What did we learn from the Rugby World Cup in retail

October 9, 2015 11:13 am Published by

In our continual pursuit of POS excellence we went to a few stores across the British Isles to see who was doing what for the Rugby World Cup (RWC). We wanted to see what could we share from the event and most importantly what we could learn, so we looked at the POS we saw from five different angles.

1.Who was the target market?

Men only? Research by Exponential tells us that there is a swell of females who jump on the RWC Band wagon.   It angsts us that they were not targeted more, not least as England’s Women’s Rugby Team claimed RWC victory in 2014. It would have been a fantastic opportunity to leverage this success.

img_2296Their research makes some interesting observations around the female fan base and while the comparison to football is not necessarily important in this regard, the points they highlight are interesting when considering where opportunities lie. They tell us:

  • Rugby fans are 71% more likely to be into knitting than football fans
  • 45% more interested in make-up and hairstyling
  • 41% more likely to research cake recipes

And this female RWC bandwagon are:

  • 81% more likely than their 2014 counterparts to shop for children’s toys
  • 74% more likely to research beef recipes
  • 63% more likely to be looking at kitchens

What we say: There is heaps of opportunity to look beyond the stereotypical fan base and capitalise on this wider market. Though we don’t necessarily mean cleaning products as we saw in Morrisons!

2.The main POS players

img_2125Brands were the main driving force and there were three who stood out as most prominent:

  • Coca-Cola
  • Dove Men+Care
  • Lucozade Sport

Lucozade Sport did exceptionally well and yet they weren’t officially connected to the tournament. We saw nothing from other sponsors including: Duracell, Toshiba, Cannon, even in Currys/PC World. Retailers themselves (more specifically the grocers) offered less in the way of exceptional POS, their contribution was limited in quantity and creativity and was mainly found in the alcohol aisles.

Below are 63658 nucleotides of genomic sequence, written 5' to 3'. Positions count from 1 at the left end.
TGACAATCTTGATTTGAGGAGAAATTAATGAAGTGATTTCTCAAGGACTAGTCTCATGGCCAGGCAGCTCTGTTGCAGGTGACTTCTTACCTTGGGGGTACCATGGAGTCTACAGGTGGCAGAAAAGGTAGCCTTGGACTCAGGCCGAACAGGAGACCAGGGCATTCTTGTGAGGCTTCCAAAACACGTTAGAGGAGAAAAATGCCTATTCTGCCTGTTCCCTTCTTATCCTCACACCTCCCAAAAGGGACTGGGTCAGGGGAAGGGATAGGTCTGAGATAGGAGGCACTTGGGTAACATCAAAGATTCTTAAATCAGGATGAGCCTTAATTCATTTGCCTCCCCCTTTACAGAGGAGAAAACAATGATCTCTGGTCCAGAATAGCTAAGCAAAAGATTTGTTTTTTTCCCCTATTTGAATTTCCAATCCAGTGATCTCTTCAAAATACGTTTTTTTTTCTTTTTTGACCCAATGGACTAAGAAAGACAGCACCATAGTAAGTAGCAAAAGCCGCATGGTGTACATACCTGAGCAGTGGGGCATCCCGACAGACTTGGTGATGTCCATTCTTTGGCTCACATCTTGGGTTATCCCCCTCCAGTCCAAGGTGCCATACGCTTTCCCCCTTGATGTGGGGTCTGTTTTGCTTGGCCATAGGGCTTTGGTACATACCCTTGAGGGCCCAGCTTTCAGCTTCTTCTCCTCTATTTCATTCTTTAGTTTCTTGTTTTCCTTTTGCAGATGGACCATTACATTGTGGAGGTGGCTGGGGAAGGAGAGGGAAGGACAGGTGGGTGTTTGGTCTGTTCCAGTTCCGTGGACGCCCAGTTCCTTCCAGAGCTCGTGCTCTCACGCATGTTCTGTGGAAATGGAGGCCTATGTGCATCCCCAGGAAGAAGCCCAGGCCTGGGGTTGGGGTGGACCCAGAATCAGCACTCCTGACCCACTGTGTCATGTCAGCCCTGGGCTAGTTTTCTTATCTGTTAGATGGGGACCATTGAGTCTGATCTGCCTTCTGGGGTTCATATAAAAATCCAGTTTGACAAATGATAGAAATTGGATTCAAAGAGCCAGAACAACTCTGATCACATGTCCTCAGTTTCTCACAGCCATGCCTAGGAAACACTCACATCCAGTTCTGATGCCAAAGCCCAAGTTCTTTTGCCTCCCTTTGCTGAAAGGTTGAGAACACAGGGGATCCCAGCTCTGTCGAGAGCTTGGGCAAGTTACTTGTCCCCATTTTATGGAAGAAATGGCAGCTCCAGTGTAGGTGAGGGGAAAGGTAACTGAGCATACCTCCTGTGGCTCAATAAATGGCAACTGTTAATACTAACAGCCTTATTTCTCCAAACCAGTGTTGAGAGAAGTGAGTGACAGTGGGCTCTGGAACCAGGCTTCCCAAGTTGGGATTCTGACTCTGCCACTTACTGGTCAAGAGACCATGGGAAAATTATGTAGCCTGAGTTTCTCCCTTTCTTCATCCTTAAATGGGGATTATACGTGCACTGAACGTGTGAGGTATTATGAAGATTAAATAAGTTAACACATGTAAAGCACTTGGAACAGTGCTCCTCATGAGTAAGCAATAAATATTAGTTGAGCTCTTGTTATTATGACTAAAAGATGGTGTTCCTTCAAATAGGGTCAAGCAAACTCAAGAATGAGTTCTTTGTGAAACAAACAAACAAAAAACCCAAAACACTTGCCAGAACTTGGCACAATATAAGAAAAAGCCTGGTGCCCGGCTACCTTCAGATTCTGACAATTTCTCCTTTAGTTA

What we say: Dove Men+Care was one of the few brands in pursuit of World Cup glory outside of snacks and drinks and they stood out because of it. But there are other opportunities, some examples could include: DIY channel, Home Entertainment including gaming and TVs, foods other than alcohol and snacks, rugby players eat porridge! Not to mention the female orientated categories.

3.Types of POS

img_2320Cardboard and cardboard! Fins, pallet wraps, FSDU’s, dumpbins and hanging banners. All traditional formats which work well. It’s a versatile and cost effective substrate which provides lots of opportunity through shape, size and design.

The most unique piece we came across was a large shelf display by Heineken in Tesco, like one of the Coca-Cola dumpbins they incorporated LED lights

The Lucozade Sport dumpbin in N.Ireland had a unique header, we liked this as it added interest and impact without investing in expensive add-ons. Using size and die cut shapes to accentuate this impact worked well.

What we say: We note and like the extra investment in LED lights which goes some way to create visual interest. Measuring the contribution this makes to the bottom line is key to understand for future campaigns

We don’t advocate POS for POS sake, but we do campaign to keep brick and mortar stores exciting and inspirational places to go. We would love to see grocer led POS develop beyond international bunting in alcohol aisles, the normal default for international sports events. We question how motivating these really are from a shopper perspective

4.Creative and message hierarchy

img_1414We could write an article on this alone, but we pick out a few summary points.

There is no set rule on what the message hierarchy should be, this depends on who, what, where, when and how. We surmise that Lucozade Sport gave higher prominence to the event than their brand, while Coca-Cola took the opposite approach. Of course there are other elements to consider in this mix, such as price and promotion, to name but two.

The least penetrating and eye catching POS were those with the most text. There were several examples but we share The Dove Men+Care joint promotion with Tesco. This lead from a Clubcard angle, meaning the fabulous prize of the chance to win final tickets was secondary. It was an exciting prize but it wasn’t fully optimised.

 What we say: Understanding the motive to purchase should determine the creative route, and will determine eventual success of the instore campaign. From what we see this is not being fully explored.

5.Where to be in store

img_2016While we saw RWC related activity throughout the stores, it was mainly concentrated at store entrance and in the alcohol aisles, for good and obvious reasons.
Our best example of use of store entrance was the Welsh Asda store visited who had at least three brands here with strong Welsh overtones. Wales is a passionate rugby nation, so it would have been worth considering other touch points around the store yet there were none in the store we visited.

What we say: As brands have tailored their POS by nation, we think grocers could do more of the same. We would consider focussing on what makes each nation unique and proud, perhaps a focus on regional products, services or foods to tap into the national sentiment

POS Insights is driven by increasing POS contribution for brands, retailers and of course shoppers. If you would like further information on what we do please contact us on: hello@posinsights.co.uk

To see more photos of POS relating to the RWC2015 have a look at our Pinterest page here

Categorised in:

This post was written by Dawn Odoi

Comments are closed here.